He’s famous for his advertising catchcry, “Where’s the cheese?”, but gourmet Peter Russell-Clarke says toasted herbs are the way to complete a meal.
And he has a special message for cooks who are blind or have low vision – their vision issues may make them better cooks.
Russell-Clarke, a commercial artist who became one of Australia’s first TV chefs, spoke to Vision Australia’s All About Food Telelink group recently.
Telelink connects people who are blind or have low who have like interests in a conference call with a volunteer facilitator who manages the discussion.
Russell-Clarke said people who are blind or have low vision may have a natural advantage when cooking.
“With all food the important thing is that you don’t have the heat too high and you don’t have the food on too long,” he said.
“For instance, if you’re cooking a chop, you only need the heat turned on while you cook one side of the chop, then you turn the heat off and turn the chop over because the pan is still bloody hot. You don’t need heat under the pan to cook the second side, do you?”
Group facilitator Tony Broun chimed in.
“Peter, you’re a man after my own heart. That is exactly the sort of thing we talk about (in the group),” he said.
“We don’t have to cook things on really high heat. Because we can’t see, we have to cook slowly and gently, smell the aromas and use that as the trigger to turn things over”.
Russell-Clarke responded: “It’s like making love. You do it gently, and slowly”.
Participant Pauline asked Russell-Clarke how to develop a passion for cooking.
She said she wants to cook to complement her husband’s culinary skill but she does not have a passion for it.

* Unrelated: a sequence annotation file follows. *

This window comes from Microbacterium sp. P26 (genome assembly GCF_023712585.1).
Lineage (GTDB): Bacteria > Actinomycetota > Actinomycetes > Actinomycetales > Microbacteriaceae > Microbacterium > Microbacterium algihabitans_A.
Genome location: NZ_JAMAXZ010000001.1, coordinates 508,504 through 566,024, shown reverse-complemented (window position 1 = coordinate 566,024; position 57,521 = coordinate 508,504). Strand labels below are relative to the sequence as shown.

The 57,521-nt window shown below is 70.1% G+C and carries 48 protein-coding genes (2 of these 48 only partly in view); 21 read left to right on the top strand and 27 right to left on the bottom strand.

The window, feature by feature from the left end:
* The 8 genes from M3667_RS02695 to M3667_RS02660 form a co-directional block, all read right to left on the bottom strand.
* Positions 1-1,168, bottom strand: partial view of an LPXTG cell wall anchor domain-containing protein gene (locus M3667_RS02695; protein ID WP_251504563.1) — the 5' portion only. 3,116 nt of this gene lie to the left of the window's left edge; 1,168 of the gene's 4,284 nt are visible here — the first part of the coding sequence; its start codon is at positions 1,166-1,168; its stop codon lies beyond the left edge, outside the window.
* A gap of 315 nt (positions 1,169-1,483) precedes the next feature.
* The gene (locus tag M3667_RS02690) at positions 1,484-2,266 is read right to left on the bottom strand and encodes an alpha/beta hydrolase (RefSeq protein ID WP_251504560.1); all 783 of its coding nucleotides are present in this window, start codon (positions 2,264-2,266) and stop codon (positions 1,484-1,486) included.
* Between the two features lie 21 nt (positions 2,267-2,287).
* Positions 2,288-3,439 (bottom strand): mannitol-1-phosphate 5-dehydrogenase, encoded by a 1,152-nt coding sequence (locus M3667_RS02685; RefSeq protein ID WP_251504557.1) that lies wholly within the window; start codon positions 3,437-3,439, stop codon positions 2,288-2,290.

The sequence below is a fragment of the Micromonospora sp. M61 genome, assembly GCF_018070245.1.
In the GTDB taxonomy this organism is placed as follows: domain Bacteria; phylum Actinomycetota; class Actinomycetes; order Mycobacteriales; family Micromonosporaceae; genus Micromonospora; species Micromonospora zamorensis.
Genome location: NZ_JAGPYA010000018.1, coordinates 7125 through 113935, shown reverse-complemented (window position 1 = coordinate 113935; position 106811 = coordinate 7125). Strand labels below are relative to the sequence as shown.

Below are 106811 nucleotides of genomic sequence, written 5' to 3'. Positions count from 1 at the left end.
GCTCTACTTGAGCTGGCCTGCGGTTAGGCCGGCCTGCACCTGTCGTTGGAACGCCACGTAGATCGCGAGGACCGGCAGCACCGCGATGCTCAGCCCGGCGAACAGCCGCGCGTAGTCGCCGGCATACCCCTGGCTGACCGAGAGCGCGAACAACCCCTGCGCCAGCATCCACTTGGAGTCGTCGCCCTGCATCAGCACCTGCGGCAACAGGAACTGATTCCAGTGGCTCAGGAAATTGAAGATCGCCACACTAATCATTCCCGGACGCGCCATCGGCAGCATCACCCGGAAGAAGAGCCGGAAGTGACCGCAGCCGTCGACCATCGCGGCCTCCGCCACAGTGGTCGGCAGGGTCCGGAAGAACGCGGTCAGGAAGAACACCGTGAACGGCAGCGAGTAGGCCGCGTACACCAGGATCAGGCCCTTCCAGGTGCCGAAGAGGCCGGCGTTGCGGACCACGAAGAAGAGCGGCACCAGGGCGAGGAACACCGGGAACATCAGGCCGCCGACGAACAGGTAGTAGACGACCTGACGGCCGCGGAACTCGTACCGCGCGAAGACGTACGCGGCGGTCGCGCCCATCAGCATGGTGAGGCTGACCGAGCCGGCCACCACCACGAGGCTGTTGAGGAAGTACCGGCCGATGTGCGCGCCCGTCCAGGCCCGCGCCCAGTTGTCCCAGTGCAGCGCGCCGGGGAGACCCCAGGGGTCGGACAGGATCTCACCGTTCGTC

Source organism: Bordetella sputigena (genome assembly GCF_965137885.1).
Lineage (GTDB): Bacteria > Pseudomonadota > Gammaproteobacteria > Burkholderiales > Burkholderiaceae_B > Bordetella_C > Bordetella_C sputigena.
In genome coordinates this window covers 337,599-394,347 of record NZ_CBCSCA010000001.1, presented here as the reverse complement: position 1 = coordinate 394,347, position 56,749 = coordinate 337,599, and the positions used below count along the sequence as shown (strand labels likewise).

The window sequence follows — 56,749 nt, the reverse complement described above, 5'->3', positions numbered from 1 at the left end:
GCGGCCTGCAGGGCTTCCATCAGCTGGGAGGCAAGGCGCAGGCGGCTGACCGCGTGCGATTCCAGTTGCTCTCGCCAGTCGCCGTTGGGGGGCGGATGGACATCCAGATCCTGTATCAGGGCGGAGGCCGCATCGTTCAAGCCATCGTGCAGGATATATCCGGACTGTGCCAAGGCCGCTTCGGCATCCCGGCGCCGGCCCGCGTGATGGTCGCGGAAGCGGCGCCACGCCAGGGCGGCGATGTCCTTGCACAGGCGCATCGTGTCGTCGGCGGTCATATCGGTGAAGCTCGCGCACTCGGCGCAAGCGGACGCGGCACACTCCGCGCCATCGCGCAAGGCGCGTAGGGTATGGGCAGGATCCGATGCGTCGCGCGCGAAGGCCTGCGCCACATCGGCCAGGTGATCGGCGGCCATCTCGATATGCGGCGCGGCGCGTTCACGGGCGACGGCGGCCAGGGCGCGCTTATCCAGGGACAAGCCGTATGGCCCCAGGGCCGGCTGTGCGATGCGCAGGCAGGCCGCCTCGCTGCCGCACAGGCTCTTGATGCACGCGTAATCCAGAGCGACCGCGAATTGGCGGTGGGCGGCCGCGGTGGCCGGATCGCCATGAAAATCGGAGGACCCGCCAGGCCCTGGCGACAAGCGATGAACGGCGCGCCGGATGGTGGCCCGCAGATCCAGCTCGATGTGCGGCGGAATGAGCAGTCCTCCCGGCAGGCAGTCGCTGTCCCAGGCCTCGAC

Russell-Clarke said cooking techniques for people who are blind or have low vision lend themselves for home cooks to develop a unique cooking style.
“If you’re cooking a tomato or toasting some herbs, if you treat them badly, if you have the heat too high and you burn the tomato or the herbs, the smell of the burnt masks, disguises, the smell of the product,” he said.
“When you heat a tomato, you release a perfume from the tomato and if you overcook it, the smell of the burning covers that smell.
“If you learn to be gentle and sweet with the food that you are cooking, then you will develop a love for it and you will find that the way that you treat your food will allow you to develop your own style.
“Your blindness or your impaired vision shouldn’t hinder you. It should make you a better cook because you will give more thought to developing your own skill.”
To enhance the aroma of your cooking, Russell-Clarke recommended toasting herbs to sprinkle around the edge of your dish as a garnish.
“The herbs don’t just provide the visual, they provide a perfume,” he says.
“We forget that we use perfume. If you put cumin and cayenne pepper into a pan, you wait until the heat releases the smell, and the smell is intensified by that heat.
“I would get a handful of herbs and just sprinkle them around the outside of the dish so that I am circling the food with perfume. I think you’re better to toast them first because that releases the smell.”
Vision Australia’s Telelink groups are an important social and support outlet for people who are blind or have low vision. Groups cater for a vast range of interests and age groups.
Find more information on the Telelink program here, phone Vision Australia on 1300 847 466 or email email@example.com.